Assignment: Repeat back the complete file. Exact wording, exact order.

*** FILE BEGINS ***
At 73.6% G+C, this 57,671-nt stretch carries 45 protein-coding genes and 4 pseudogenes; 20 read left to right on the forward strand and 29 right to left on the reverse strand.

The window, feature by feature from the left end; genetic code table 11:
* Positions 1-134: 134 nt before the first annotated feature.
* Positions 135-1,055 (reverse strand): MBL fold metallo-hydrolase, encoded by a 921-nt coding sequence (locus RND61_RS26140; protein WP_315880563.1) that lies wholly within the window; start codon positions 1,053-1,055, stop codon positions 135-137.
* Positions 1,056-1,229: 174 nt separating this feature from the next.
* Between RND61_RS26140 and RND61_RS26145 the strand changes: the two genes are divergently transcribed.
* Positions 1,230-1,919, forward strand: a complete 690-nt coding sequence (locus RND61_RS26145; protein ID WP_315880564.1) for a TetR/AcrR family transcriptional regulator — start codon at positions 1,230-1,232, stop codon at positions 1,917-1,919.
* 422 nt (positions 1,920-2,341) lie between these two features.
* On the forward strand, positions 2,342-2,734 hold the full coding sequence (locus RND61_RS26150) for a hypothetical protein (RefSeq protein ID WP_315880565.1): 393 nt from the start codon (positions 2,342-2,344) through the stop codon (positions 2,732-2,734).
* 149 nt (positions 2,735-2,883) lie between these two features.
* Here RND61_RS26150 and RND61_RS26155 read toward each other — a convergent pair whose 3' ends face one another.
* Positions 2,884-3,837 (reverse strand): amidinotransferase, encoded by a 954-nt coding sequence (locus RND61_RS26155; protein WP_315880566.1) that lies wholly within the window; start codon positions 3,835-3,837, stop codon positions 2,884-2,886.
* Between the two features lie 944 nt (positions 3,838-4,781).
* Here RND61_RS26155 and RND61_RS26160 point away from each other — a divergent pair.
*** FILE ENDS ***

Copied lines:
At 73.6% G+C, this 57,671-nt stretch carries 45 protein-coding genes and 4 pseudogenes; 20 read left to right on the forward strand and 29 right to left on the reverse strand.

The window, feature by feature from the left end; genetic code table 11:
* Positions 1-134: 134 nt before the first annotated feature.
* Positions 135-1,055 (reverse strand): MBL fold metallo-hydrolase, encoded by a 921-nt coding sequence (locus RND61_RS26140; protein WP_315880563.1) that lies wholly within the window; start codon positions 1,053-1,055, stop codon positions 135-137.
* Positions 1,056-1,229: 174 nt separating this feature from the next.
* Between RND61_RS26140 and RND61_RS26145 the strand changes: the two genes are divergently transcribed.
* Positions 1,230-1,919, forward strand: a complete 690-nt coding sequence (locus RND61_RS26145; protein ID WP_315880564.1) for a TetR/AcrR family transcriptional regulator — start codon at positions 1,230-1,232, stop codon at positions 1,917-1,919.
* 422 nt (positions 1,920-2,341) lie between these two features.
* On the forward strand, positions 2,342-2,734 hold the full coding sequence (locus RND61_RS26150) for a hypothetical protein (RefSeq protein ID WP_315880565.1): 393 nt from the start codon (positions 2,342-2,344) through the stop codon (positions 2,732-2,734).
* 149 nt (positions 2,735-2,883) lie between these two features.
* Here RND61_RS26150 and RND61_RS26155 read toward each other — a convergent pair whose 3' ends face one another.
* Positions 2,884-3,837 (reverse strand): amidinotransferase, encoded by a 954-nt coding sequence (locus RND61_RS26155; protein WP_315880566.1) that lies wholly within the window; start codon positions 3,835-3,837, stop codon positions 2,884-2,886.
* Between the two features lie 944 nt (positions 3,838-4,781).
* Here RND61_RS26155 and RND61_RS26160 point away from each other — a divergent pair.